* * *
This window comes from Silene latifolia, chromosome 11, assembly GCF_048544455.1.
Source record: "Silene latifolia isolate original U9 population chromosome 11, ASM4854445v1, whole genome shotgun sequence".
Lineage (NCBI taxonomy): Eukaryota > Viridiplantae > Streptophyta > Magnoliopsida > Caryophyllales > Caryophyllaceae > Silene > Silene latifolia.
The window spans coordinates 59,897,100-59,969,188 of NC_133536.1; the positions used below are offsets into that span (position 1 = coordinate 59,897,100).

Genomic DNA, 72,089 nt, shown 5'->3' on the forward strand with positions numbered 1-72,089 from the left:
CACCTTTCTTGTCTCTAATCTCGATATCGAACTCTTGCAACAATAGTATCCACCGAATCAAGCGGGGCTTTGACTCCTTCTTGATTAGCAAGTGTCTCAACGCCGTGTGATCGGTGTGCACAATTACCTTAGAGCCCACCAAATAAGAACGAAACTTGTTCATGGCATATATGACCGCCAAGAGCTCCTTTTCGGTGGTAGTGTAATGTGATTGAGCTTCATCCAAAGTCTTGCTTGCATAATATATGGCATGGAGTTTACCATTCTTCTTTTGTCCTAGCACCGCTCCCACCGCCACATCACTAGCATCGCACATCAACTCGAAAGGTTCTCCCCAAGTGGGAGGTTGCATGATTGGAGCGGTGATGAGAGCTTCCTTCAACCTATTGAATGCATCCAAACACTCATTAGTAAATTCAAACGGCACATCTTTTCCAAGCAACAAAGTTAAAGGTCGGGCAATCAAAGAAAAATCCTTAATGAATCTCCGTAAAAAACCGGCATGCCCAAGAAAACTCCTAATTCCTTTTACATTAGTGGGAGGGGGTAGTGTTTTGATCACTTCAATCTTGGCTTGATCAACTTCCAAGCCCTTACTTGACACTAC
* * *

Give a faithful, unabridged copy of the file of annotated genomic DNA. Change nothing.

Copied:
This window comes from Silene latifolia, chromosome 11, assembly GCF_048544455.1.
Source record: "Silene latifolia isolate original U9 population chromosome 11, ASM4854445v1, whole genome shotgun sequence".
Lineage (NCBI taxonomy): Eukaryota > Viridiplantae > Streptophyta > Magnoliopsida > Caryophyllales > Caryophyllaceae > Silene > Silene latifolia.
The window spans coordinates 59,897,100-59,969,188 of NC_133536.1; the positions used below are offsets into that span (position 1 = coordinate 59,897,100).

Genomic DNA, 72,089 nt, shown 5'->3' on the forward strand with positions numbered 1-72,089 from the left:
CACCTTTCTTGTCTCTAATCTCGATATCGAACTCTTGCAACAATAGTATCCACCGAATCAAGCGGGGCTTTGACTCCTTCTTGATTAGCAAGTGTCTCAACGCCGTGTGATCGGTGTGCACAATTACCTTAGAGCCCACCAAATAAGAACGAAACTTGTTCATGGCATATATGACCGCCAAGAGCTCCTTTTCGGTGGTAGTGTAATGTGATTGAGCTTCATCCAAAGTCTTGCTTGCATAATATATGGCATGGAGTTTACCATTCTTCTTTTGTCCTAGCACCGCTCCCACCGCCACATCACTAGCATCGCACATCAACTCGAAAGGTTCTCCCCAAGTGGGAGGTTGCATGATTGGAGCGGTGATGAGAGCTTCCTTCAACCTATTGAATGCATCCAAACACTCATTAGTAAATTCAAACGGCACATCTTTTCCAAGCAACAAAGTTAAAGGTCGGGCAATCAAAGAAAAATCCTTAATGAATCTCCGTAAAAAACCGGCATGCCCAAGAAAACTCCTAATTCCTTTTACATTAGTGGGAGGGGGTAGTGTTTTGATCACTTCAATCTTGGCTTGATCAACTTCCAAGCCCTTACTTGACACTAC